Three-dimensional anatomy of the anthropoid bony pelvis

Carol V. Ward, Scott D. Maddux, Emily R. Middleton

Research output: Contribution to journalArticlepeer-review

14 Scopus citations


Objectives: Pelvic form is hypothesized to reflect locomotor adaptation in anthropoids. Most observed variation is found in the ilium, which traditionally is thought to reflect thoracic and shoulder morphology. This article examines the articulated bony pelvis of anthropoids in three dimensions (3D) to test hypothesized variation in pelvic anatomy related to overall torso form. Materials and Methods: Sixty landmarks were collected on articulated pelves from 240 anthropoid individuals. Landmark data were subjected to a Generalized Procrustes Analysis. Principal Components Analysis was used to identify trends among taxa. Linear metrics were extracted, and bivariate allometric analysis was used to compare intergroup differences and scaling trends of specific dimensions. Results: The combination of 3D and bivariate allometric analysis demonstrates a complex pattern of locomotor/phylogenetic and allometric influences on pelvic morphology. Apes have relatively narrower dorsal interiliac spacing than do most monkeys, with relatively smaller spinal muscle attachment areas but only minimally wider ventral bi-iliac breadths. Hylobatids and atelids have a relatively more cranial position of their sacra than do other taxa, and hylobatids and cercopithecids relatively more retroflexed ischia. Within groups, the three pelvic joints (lumbosacral, sacroiliac, and hip) become relatively closer together with increasing body size. Conclusions: A three-dimensional consideration of the articulated pelvis in anthropoids reveals determinants of pelvic variation not previously appreciated by studies of isolated hipbones. This study provides no support for the hypothesis that the ape pelvis is mediolaterally broader than that of monkeys in relative terms, as would be expected if iliac shape is related to hypothesized differences in thoracic breadth and shoulder orientation. Instead, apes, especially great apes, have relatively narrow sacra and longer lower pelves, related to their shorter, stiffer lumbar spines and torsos. This difference, coupled with strong positive allometry of iliac breadth and negative allometry of key pelvic lengths, along with some variation in ischial morphology in certain taxa, explains much of the variation in pelvic form among anthropoid primates.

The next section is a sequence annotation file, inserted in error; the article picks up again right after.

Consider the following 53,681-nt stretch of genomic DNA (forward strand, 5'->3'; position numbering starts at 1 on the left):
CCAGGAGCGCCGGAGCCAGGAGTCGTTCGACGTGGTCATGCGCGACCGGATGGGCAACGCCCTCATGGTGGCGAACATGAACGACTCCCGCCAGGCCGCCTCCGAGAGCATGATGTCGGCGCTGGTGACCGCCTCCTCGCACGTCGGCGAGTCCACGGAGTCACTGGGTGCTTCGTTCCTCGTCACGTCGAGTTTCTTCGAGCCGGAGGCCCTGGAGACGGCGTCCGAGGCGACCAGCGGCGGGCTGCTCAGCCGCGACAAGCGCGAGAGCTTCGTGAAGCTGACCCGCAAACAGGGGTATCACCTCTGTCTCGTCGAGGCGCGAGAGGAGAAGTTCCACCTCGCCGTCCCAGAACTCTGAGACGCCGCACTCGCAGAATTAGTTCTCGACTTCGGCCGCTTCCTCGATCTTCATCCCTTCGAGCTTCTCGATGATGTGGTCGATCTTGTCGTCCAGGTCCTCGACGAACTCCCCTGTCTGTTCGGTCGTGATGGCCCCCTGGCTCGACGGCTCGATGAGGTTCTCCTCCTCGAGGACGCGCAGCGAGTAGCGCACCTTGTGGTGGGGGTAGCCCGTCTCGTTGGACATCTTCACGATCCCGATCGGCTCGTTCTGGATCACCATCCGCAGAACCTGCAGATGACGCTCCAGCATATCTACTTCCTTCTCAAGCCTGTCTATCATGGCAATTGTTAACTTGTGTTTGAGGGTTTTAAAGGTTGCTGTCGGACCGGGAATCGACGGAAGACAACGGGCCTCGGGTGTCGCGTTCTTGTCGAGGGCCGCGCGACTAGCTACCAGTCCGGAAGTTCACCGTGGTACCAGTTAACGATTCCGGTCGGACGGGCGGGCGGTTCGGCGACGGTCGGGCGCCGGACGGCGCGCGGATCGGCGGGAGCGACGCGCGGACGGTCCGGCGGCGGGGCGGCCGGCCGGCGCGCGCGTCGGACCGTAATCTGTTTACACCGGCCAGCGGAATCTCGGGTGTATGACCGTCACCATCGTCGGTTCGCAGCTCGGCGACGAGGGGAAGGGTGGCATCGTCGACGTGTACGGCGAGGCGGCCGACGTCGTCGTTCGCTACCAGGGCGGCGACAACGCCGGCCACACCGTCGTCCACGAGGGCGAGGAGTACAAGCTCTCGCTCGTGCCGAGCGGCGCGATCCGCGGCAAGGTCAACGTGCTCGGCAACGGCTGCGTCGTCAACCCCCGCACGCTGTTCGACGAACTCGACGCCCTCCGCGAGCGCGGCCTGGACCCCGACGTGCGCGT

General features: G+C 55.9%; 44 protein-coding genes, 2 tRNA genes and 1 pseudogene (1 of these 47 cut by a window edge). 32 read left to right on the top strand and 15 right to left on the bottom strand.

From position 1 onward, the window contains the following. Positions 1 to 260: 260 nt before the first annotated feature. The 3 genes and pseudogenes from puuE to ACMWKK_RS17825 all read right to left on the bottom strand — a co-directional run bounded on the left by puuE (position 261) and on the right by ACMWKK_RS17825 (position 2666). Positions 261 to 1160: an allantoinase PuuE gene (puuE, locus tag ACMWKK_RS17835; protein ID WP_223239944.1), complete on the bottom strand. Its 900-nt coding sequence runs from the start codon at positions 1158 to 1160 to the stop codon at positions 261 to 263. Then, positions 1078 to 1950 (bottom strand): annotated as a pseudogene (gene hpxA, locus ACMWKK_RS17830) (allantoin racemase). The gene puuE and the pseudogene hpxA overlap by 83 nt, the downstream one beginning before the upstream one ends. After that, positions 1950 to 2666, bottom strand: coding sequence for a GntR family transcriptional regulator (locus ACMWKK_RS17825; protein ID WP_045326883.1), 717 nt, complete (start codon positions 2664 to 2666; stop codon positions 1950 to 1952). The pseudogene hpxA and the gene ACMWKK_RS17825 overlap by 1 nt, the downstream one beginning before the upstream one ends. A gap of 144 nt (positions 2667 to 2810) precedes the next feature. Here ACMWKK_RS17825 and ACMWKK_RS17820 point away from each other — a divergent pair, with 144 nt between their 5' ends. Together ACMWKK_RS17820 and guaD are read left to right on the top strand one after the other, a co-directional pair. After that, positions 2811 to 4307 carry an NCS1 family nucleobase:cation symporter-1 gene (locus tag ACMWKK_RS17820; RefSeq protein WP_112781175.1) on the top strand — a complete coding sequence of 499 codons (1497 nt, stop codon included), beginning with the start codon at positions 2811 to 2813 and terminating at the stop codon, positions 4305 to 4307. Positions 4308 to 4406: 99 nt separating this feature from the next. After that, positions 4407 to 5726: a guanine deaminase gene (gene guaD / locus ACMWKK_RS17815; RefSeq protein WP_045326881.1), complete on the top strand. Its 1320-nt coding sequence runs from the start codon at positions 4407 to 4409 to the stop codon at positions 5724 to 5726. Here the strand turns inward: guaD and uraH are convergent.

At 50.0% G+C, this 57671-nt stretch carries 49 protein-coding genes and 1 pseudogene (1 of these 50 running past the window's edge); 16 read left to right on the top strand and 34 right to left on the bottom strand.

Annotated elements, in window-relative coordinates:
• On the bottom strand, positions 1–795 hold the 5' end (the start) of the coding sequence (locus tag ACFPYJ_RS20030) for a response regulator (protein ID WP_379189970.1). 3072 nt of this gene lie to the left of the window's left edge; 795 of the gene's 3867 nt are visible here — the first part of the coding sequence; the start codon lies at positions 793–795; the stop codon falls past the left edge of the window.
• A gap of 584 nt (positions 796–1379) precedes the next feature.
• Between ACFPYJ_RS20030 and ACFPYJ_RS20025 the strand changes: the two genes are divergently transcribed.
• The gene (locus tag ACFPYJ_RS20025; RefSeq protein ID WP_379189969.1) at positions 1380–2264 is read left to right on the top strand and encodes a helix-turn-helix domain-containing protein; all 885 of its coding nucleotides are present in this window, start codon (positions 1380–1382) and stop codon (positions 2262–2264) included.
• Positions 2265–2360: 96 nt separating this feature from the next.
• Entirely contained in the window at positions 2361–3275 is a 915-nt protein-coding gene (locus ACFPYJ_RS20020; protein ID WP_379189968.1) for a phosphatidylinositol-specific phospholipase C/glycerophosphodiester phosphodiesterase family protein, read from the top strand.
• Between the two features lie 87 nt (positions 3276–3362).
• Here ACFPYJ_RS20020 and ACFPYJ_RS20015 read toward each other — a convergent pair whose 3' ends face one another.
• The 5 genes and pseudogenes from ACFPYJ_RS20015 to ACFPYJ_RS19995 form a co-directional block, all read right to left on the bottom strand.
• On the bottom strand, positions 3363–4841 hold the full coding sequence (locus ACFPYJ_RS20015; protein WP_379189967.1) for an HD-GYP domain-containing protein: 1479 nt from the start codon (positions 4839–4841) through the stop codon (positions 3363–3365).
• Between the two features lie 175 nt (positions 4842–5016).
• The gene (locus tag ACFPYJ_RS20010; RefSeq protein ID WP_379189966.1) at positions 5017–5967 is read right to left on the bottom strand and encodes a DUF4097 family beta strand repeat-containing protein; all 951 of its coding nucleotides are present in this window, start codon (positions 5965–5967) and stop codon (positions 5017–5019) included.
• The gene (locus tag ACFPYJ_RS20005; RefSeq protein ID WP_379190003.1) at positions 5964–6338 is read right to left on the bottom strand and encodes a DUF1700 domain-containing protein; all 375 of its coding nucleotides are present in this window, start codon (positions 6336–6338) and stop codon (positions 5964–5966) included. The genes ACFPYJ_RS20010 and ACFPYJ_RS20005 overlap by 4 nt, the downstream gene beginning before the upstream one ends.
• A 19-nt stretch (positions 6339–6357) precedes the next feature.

Original languageEnglish
Pages (from-to)3-25
Number of pages23
JournalAmerican Journal of Physical Anthropology
Issue number1
StatePublished - May 2018


  • allometry
  • geometric morphometrics
  • ilium
  • ischium
  • locomotion
  • morphology
  • pubis
  • torso


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